The most efficient tyre, the Pirelli P Zero TLR, required 11.86 watts to overcome rolling resistance.
In contrast, the least efficient tyre on test, the Vittoria Corsa Pro TLR, required 16.68 watts to overcome rolling resistance – 4.82 watts more per tyre than the Pirelli.
As you need a tyre for each wheel on your bike, doubling that figure gives a more realistic view of the performance differential between each set of tyres.
The Vittoria aside, the rest of the tyres were a much closer match for the Pirelli, ranging from 14.32 watts for the Specialized S-Works Turbo 2BR to 12.08 watts for the Schwalbe Pro One TLE.
Of course, even relatively small differences in rolling resistance such as these can still be important for many riders. But, as we’ll discuss shortly, it isn’t the only thing that matters.
As you might expect from top-of-the-range tyres, ride feel, grip and real-world performance were generally impressive from every tyre in the group.
Efficiency aside, then, the major differences played out in terms of installation, livability and cost.
To read our in-depth review of each tyre, check out the links below:
If you’re interested in riding your bike faster for less effort, then rolling resistance is definitely something worth paying attention to.
That said, it’s worth noting that the spread between the top seven of the eight tyres we tested was less than 2.5 watts per tyre at 30kph (the eighth tyre was a notable outlier in this regard) – a difference that would be near impossible to detect while riding in the real world.
Even the most dedicated watt-counters should therefore acknowledge it isn’t the be-all and end-all of tyre performance.
Time trial-specific tyres, such as the Continental GP5000 TT TR or Vittoria Corsa Speed, for example, offer exceptionally low rolling resistance – likely outstripping any tyre in this test.
But unless you enjoy fixing punctures regularly, and have deep pockets to cope with the lower durability and wear life of these tyres, they’re likely to disappoint you in terms of all-round performance.
Likewise, a super-fast tyre with poor grip won’t inspire confidence in corners or on descents, and may ultimately cost you more speed than you gain from any reduction in rolling resistance.
Tyres also produce varying degrees and qualities of ‘ride feel’, a largely subjective but nevertheless important factor in real-world performance.
High-performance road tyres, such as those tested here, are expected to produce excellent ride feel, damping vibrations and enabling you to feel the level of grip available.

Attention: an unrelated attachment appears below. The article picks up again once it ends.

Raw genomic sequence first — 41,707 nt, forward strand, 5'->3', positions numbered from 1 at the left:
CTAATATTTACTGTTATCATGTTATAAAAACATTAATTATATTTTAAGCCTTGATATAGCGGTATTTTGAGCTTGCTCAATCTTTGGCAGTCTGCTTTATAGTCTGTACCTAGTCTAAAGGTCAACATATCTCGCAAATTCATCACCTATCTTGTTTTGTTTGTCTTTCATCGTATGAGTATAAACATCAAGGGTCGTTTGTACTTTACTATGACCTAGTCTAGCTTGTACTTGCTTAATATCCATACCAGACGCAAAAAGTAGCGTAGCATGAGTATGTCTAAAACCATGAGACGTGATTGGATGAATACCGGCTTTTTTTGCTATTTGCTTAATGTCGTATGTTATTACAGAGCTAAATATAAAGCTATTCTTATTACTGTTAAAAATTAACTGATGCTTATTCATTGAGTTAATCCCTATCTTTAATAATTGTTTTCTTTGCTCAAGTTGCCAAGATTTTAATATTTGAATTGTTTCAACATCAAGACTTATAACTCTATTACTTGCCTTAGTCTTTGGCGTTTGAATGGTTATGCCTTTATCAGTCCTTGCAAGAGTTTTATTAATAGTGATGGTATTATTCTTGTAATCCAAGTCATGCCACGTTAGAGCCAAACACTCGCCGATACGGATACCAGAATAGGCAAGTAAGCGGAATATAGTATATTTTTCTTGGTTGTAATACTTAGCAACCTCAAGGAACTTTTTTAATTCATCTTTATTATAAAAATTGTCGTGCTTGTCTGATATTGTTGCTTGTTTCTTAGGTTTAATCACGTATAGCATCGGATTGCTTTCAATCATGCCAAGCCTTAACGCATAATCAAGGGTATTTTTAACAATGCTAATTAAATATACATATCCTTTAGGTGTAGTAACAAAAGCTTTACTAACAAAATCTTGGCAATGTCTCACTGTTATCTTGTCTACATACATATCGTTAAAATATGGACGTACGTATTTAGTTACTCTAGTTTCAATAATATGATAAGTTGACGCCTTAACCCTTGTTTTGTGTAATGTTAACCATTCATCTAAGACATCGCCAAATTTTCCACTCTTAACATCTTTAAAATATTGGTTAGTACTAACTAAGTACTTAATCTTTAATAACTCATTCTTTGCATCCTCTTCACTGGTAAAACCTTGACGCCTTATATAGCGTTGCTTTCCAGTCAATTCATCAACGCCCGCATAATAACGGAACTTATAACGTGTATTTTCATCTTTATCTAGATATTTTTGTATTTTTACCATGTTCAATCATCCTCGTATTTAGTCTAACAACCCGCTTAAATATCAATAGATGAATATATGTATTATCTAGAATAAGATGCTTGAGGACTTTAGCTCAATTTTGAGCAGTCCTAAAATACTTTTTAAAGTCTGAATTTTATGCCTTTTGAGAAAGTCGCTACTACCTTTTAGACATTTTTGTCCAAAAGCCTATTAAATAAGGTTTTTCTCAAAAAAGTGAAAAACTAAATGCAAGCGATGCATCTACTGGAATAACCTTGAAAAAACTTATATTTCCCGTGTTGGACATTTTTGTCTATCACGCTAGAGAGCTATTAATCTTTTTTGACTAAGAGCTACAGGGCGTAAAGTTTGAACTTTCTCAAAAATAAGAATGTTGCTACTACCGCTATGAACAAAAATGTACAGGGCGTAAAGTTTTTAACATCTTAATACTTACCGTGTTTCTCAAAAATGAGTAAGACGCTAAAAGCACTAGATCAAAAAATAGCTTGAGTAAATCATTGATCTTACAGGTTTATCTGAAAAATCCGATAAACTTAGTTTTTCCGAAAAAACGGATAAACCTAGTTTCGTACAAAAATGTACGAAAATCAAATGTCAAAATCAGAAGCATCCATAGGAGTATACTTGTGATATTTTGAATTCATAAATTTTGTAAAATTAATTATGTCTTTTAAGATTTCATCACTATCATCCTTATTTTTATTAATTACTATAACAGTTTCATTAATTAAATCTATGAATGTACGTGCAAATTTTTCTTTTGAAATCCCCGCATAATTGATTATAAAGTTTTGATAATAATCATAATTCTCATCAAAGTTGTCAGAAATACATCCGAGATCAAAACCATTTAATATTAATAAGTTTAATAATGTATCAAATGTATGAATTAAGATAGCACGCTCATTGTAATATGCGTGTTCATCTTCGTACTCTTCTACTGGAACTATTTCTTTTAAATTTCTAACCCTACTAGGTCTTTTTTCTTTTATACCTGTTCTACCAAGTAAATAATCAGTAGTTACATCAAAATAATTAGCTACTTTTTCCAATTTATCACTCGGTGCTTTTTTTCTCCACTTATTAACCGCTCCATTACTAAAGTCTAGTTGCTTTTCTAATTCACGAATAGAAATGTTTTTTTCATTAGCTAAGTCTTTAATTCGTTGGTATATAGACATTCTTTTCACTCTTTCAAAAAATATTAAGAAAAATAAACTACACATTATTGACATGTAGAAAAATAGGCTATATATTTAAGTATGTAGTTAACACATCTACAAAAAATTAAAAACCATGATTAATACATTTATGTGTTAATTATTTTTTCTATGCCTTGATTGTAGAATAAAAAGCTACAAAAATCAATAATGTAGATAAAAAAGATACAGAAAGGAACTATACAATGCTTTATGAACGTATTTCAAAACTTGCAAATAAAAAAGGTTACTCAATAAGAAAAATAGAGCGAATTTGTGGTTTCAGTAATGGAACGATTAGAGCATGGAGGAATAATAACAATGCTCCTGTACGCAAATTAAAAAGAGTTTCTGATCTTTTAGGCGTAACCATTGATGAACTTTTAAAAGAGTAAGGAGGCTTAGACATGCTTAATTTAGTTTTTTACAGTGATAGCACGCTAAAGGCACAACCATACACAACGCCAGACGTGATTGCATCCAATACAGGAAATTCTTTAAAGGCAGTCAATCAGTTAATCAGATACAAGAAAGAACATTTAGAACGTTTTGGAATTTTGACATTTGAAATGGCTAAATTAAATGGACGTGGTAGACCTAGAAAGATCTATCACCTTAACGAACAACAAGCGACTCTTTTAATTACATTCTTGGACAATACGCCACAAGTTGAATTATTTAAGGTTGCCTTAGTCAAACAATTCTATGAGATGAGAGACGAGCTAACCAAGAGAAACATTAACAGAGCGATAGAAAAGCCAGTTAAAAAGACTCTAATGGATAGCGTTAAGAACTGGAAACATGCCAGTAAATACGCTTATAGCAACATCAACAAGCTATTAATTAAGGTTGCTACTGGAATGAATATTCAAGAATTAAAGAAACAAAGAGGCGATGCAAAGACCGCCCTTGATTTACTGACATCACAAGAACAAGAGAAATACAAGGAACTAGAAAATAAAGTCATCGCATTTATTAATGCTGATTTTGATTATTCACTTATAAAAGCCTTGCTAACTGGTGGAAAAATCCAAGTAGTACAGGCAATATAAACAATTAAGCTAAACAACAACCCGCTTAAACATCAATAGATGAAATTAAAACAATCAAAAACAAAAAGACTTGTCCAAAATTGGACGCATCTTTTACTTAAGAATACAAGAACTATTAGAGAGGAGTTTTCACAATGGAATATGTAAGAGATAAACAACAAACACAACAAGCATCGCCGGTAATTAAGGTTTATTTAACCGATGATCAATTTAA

Lastly, should you wish to sweat the finest details, it may also be worth considering the aerodynamic performance of your tyres.
While it’s a complicated subject with many variables at play, using a tyre that’s slightly narrower (when inflated) than the external width of your rim is usually a good starting point.
While recent advances in tyre technology have improved the durability of many race-focused tyres, the tyres tested here are generally on the more delicate end of the spectrum.
Instead of being optimised for high puncture protection and reliability, all of these tyres prioritise speed, grip and comfort. Given this, it’s worth managing your expectations when it comes to durability.
Luck and local road conditions inevitably play a role too, of course.
If you live in an area with clean, well-maintained roads, these tyres may provide many kilometres of hassle-free service life.
On the other hand, it’s also possible to come across some broken glass in the road and damage a tyre beyond repair within the first few minutes of riding.
Misfortune aside, if you frequently log heavy mileage in tough conditions, these may not be the right tyres for you.
In that case, you’ll likely be better served by tougher, all-season options such as the Continental GP5000 AS TR or Pirelli P Zero Race 4S (which was recently released in tubeless form), or perhaps even one of the best winter tyres.
Senior technical writer
Simon von Bromley is a senior technical writer for BikeRadar.com. Simon joined BikeRadar in 2020, but has been riding bikes all his life, and racing road and time trial bikes for over a decade. As a person of little physical talent, he has a keen interest in any tech which can help him ride faster and is obsessed with the tiniest details. Simon writes reviews and features on power meters, smart trainers, aerodynamic bikes and kit, and nerdy topics like chain lubricants, tyres and pro bike tech. Simon also makes regular appearances on the BikeRadar Podcast and BikeRadar’s YouTube channel. Before joining BikeRadar, Simon was a freelance writer and photographer, with work published on BikeRadar.com, Cyclingnews.com and in CyclingPlus magazine. You can follow Simon on Twitter or Instagram.